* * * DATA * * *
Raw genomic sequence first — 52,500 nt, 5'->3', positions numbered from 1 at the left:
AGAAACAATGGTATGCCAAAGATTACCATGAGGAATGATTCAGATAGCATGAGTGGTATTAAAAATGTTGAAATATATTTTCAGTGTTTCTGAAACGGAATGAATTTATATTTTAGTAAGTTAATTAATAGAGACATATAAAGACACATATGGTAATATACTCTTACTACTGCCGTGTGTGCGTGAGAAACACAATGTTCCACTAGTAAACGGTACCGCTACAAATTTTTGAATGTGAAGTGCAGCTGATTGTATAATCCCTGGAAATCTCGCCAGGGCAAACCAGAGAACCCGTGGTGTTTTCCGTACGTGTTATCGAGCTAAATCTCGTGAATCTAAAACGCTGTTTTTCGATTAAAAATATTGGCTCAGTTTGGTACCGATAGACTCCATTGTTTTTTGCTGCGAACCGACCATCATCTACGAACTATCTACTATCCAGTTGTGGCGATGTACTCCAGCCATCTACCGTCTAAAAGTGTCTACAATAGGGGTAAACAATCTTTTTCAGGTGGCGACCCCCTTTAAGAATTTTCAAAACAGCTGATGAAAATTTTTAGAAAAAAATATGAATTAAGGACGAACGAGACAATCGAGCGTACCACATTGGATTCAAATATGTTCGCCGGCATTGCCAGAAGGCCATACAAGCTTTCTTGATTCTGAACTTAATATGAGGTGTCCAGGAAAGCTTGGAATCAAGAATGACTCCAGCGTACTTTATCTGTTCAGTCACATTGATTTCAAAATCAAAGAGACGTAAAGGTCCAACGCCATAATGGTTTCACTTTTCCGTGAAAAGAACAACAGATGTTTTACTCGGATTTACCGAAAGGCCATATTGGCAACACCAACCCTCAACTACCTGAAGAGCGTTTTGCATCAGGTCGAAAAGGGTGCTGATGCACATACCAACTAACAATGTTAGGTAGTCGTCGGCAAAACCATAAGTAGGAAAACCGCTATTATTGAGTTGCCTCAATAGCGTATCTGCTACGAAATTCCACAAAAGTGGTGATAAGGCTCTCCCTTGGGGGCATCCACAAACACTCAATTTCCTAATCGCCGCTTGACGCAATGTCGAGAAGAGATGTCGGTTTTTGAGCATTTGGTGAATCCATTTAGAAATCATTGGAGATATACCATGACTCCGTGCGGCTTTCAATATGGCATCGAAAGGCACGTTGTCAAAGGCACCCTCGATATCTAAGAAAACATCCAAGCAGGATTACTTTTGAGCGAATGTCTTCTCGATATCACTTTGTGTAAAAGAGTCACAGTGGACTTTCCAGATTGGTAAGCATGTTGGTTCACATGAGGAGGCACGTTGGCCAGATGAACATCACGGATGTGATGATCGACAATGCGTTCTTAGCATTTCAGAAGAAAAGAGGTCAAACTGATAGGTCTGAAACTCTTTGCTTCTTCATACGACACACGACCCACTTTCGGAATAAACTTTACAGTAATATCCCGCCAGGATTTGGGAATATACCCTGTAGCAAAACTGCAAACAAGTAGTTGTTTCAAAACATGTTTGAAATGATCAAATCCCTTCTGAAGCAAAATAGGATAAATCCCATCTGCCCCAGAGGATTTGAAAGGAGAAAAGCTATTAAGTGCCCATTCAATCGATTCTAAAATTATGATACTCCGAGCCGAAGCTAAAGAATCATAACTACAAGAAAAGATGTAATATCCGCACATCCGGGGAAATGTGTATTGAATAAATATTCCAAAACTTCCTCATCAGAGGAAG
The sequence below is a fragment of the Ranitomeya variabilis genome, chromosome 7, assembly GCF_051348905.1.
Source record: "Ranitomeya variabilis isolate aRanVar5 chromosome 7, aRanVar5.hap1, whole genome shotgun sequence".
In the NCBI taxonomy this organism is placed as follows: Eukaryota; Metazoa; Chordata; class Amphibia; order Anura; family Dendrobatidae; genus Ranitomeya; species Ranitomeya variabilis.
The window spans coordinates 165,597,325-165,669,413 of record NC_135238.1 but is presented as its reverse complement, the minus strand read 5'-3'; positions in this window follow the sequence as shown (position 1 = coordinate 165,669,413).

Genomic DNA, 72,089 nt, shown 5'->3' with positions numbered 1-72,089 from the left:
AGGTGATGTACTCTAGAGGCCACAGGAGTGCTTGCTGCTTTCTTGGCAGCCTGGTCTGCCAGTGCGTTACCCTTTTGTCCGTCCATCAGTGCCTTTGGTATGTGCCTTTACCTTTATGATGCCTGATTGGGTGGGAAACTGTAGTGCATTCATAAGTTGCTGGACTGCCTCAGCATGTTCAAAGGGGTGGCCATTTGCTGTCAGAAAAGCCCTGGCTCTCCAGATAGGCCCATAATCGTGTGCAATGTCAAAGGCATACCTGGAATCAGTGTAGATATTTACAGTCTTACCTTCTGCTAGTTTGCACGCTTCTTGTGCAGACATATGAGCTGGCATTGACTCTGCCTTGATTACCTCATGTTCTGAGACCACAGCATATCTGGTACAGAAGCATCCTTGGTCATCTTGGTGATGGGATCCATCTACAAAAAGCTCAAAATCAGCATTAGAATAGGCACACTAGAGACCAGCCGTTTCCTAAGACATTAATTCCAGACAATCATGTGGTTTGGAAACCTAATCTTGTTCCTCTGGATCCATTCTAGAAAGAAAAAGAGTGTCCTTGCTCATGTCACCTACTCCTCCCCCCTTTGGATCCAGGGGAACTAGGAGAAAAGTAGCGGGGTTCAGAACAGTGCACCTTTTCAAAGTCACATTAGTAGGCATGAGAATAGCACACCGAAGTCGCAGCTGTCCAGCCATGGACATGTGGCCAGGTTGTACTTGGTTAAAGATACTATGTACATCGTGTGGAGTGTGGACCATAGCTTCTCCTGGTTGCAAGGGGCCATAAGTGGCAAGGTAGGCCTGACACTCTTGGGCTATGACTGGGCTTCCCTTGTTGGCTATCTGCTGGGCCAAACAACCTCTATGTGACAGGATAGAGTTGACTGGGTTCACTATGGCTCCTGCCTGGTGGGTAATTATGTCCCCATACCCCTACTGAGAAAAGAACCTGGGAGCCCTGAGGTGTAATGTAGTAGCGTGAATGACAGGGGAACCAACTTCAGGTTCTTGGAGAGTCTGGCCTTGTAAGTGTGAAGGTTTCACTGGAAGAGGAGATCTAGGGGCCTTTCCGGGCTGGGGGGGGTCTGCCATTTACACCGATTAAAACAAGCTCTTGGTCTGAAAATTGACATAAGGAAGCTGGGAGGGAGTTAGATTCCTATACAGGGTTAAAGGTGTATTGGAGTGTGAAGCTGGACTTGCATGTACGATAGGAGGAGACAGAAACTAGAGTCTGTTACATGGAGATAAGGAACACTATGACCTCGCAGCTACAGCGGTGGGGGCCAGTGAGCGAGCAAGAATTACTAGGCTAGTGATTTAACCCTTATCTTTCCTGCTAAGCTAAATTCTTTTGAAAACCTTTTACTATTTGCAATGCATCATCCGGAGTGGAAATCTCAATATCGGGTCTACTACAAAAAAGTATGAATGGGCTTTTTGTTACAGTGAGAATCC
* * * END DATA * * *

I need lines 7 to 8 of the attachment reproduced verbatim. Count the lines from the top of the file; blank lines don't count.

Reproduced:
Genomic DNA, 72,089 nt, shown 5'->3' with positions numbered 1-72,089 from the left:
AGGTGATGTACTCTAGAGGCCACAGGAGTGCTTGCTGCTTTCTTGGCAGCCTGGTCTGCCAGTGCGTTACCCTTTTGTCCGTCCATCAGTGCCTTTGGTATGTGCCTTTACCTTTATGATGCCTGATTGGGTGGGAAACTGTAGTGCATTCATAAGTTGCTGGACTGCCTCAGCATGTTCAAAGGGGTGGCCATTTGCTGTCAGAAAAGCCCTGGCTCTCCAGATAGGCCCATAATCGTGTGCAATGTCAAAGGCATACCTGGAATCAGTGTAGATATTTACAGTCTTACCTTCTGCTAGTTTGCACGCTTCTTGTGCAGACATATGAGCTGGCATTGACTCTGCCTTGATTACCTCATGTTCTGAGACCACAGCATATCTGGTACAGAAGCATCCTTGGTCATCTTGGTGATGGGATCCATCTACAAAAAGCTCAAAATCAGCATTAGAATAGGCACACTAGAGACCAGCCGTTTCCTAAGACATTAATTCCAGACAATCATGTGGTTTGGAAACCTAATCTTGTTCCTCTGGATCCATTCTAGAAAGAAAAAGAGTGTCCTTGCTCATGTCACCTACTCCTCCCCCCTTTGGATCCAGGGGAACTAGGAGAAAAGTAGCGGGGTTCAGAACAGTGCACCTTTTCAAAGTCACATTAGTAGGCATGAGAATAGCACACCGAAGTCGCAGCTGTCCAGCCATGGACATGTGGCCAGGTTGTACTTGGTTAAAGATACTATGTACATCGTGTGGAGTGTGGACCATAGCTTCTCCTGGTTGCAAGGGGCCATAAGTGGCAAGGTAGGCCTGACACTCTTGGGCTATGACTGGGCTTCCCTTGTTGGCTATCTGCTGGGCCAAACAACCTCTATGTGACAGGATAGAGTTGACTGGGTTCACTATGGCTCCTGCCTGGTGGGTAATTATGTCCCCATACCCCTACTGAGAAAAGAACCTGGGAGCCCTGAGGTGTAATGTAGTAGCGTGAATGACAGGGGAACCAACTTCAGGTTCTTGGAGAGTCTGGCCTTGTAAGTGTGAAGGTTTCACTGGAAGAGGAGATCTAGGGGCCTTTCCGGGCTGGGGGGGGTCTGCCATTTACACCGATTAAAACAAGCTCTTGGTCTGAAAATTGACATAAGGAAGCTGGGAGGGAGTTAGATTCCTATACAGGGTTAAAGGTGTATTGGAGTGTGAAGCTGGACTTGCATGTACGATAGGAGGAGACAGAAACTAGAGTCTGTTACATGGAGATAAGGAACACTATGACCTCGCAGCTACAGCGGTGGGGGCCAGTGAGCGAGCAAGAATTACTAGGCTAGTGATTTAACCCTTATCTTTCCTGCTAAGCTAAATTCTTTTGAAAACCTTTTACTATTTGCAATGCATCATCCGGAGTGGAAATCTCAATATCGGGTCTACTACAAAAAAGTATGAATGGGCTTTTTGTTACAGTGAGAATCC